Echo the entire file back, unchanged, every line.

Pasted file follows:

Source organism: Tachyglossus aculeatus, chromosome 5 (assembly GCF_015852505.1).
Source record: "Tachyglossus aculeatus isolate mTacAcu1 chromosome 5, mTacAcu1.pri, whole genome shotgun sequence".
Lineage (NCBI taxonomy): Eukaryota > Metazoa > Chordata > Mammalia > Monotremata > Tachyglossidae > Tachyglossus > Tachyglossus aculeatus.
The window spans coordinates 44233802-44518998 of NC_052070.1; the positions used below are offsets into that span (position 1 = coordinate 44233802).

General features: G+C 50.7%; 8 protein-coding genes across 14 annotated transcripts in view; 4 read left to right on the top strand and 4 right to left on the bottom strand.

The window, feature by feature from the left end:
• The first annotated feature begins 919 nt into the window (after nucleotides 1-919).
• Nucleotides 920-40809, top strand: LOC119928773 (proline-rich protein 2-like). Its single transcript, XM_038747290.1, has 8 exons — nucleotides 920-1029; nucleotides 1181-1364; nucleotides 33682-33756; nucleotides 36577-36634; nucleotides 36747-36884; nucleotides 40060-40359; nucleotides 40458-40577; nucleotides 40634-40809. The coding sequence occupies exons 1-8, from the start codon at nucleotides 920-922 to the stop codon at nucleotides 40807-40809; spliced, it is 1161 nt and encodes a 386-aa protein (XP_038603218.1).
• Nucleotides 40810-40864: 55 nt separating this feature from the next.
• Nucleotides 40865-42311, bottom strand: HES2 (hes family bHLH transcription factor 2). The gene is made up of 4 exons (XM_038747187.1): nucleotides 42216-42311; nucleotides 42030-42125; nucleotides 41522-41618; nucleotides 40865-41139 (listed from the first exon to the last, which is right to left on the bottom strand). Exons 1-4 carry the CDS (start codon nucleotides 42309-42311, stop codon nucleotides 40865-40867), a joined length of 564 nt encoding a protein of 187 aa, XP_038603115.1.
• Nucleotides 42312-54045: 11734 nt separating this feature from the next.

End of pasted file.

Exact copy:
Source organism: Tachyglossus aculeatus, chromosome 5 (assembly GCF_015852505.1).
Source record: "Tachyglossus aculeatus isolate mTacAcu1 chromosome 5, mTacAcu1.pri, whole genome shotgun sequence".
Lineage (NCBI taxonomy): Eukaryota > Metazoa > Chordata > Mammalia > Monotremata > Tachyglossidae > Tachyglossus > Tachyglossus aculeatus.
The window spans coordinates 44233802-44518998 of NC_052070.1; the positions used below are offsets into that span (position 1 = coordinate 44233802).

General features: G+C 50.7%; 8 protein-coding genes across 14 annotated transcripts in view; 4 read left to right on the top strand and 4 right to left on the bottom strand.

The window, feature by feature from the left end:
• The first annotated feature begins 919 nt into the window (after nucleotides 1-919).
• Nucleotides 920-40809, top strand: LOC119928773 (proline-rich protein 2-like). Its single transcript, XM_038747290.1, has 8 exons — nucleotides 920-1029; nucleotides 1181-1364; nucleotides 33682-33756; nucleotides 36577-36634; nucleotides 36747-36884; nucleotides 40060-40359; nucleotides 40458-40577; nucleotides 40634-40809. The coding sequence occupies exons 1-8, from the start codon at nucleotides 920-922 to the stop codon at nucleotides 40807-40809; spliced, it is 1161 nt and encodes a 386-aa protein (XP_038603218.1).
• Nucleotides 40810-40864: 55 nt separating this feature from the next.
• Nucleotides 40865-42311, bottom strand: HES2 (hes family bHLH transcription factor 2). The gene is made up of 4 exons (XM_038747187.1): nucleotides 42216-42311; nucleotides 42030-42125; nucleotides 41522-41618; nucleotides 40865-41139 (listed from the first exon to the last, which is right to left on the bottom strand). Exons 1-4 carry the CDS (start codon nucleotides 42309-42311, stop codon nucleotides 40865-40867), a joined length of 564 nt encoding a protein of 187 aa, XP_038603115.1.
• Nucleotides 42312-54045: 11734 nt separating this feature from the next.